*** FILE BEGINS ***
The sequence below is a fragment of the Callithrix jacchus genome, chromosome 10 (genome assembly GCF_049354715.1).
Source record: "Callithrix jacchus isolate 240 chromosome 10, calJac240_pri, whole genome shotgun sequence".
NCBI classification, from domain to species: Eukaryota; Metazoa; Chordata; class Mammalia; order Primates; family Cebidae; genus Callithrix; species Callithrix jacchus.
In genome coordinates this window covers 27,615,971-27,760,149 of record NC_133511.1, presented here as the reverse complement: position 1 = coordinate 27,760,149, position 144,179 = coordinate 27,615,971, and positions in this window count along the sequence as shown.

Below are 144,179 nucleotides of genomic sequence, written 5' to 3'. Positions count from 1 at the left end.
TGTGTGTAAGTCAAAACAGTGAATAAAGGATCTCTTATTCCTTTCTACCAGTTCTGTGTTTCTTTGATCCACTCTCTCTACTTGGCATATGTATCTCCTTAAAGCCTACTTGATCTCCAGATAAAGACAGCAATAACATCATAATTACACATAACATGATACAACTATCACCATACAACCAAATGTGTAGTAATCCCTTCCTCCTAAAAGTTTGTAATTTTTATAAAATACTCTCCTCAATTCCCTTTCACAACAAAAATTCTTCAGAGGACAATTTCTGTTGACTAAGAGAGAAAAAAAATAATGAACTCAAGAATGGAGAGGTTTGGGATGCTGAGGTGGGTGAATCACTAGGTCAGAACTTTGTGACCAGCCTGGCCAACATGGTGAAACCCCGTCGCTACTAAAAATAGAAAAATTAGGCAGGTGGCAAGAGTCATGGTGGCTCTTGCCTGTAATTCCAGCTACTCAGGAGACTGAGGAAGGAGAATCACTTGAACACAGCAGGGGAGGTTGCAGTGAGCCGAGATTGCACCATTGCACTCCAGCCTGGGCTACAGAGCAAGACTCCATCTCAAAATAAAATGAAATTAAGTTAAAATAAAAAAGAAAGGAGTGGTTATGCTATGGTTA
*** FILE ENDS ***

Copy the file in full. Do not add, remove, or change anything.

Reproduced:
The sequence below is a fragment of the Callithrix jacchus genome, chromosome 10 (genome assembly GCF_049354715.1).
Source record: "Callithrix jacchus isolate 240 chromosome 10, calJac240_pri, whole genome shotgun sequence".
NCBI classification, from domain to species: Eukaryota; Metazoa; Chordata; class Mammalia; order Primates; family Cebidae; genus Callithrix; species Callithrix jacchus.
In genome coordinates this window covers 27,615,971-27,760,149 of record NC_133511.1, presented here as the reverse complement: position 1 = coordinate 27,760,149, position 144,179 = coordinate 27,615,971, and positions in this window count along the sequence as shown.

Below are 144,179 nucleotides of genomic sequence, written 5' to 3'. Positions count from 1 at the left end.
TGTGTGTAAGTCAAAACAGTGAATAAAGGATCTCTTATTCCTTTCTACCAGTTCTGTGTTTCTTTGATCCACTCTCTCTACTTGGCATATGTATCTCCTTAAAGCCTACTTGATCTCCAGATAAAGACAGCAATAACATCATAATTACACATAACATGATACAACTATCACCATACAACCAAATGTGTAGTAATCCCTTCCTCCTAAAAGTTTGTAATTTTTATAAAATACTCTCCTCAATTCCCTTTCACAACAAAAATTCTTCAGAGGACAATTTCTGTTGACTAAGAGAGAAAAAAAATAATGAACTCAAGAATGGAGAGGTTTGGGATGCTGAGGTGGGTGAATCACTAGGTCAGAACTTTGTGACCAGCCTGGCCAACATGGTGAAACCCCGTCGCTACTAAAAATAGAAAAATTAGGCAGGTGGCAAGAGTCATGGTGGCTCTTGCCTGTAATTCCAGCTACTCAGGAGACTGAGGAAGGAGAATCACTTGAACACAGCAGGGGAGGTTGCAGTGAGCCGAGATTGCACCATTGCACTCCAGCCTGGGCTACAGAGCAAGACTCCATCTCAAAATAAAATGAAATTAAGTTAAAATAAAAAAGAAAGGAGTGGTTATGCTATGGTTA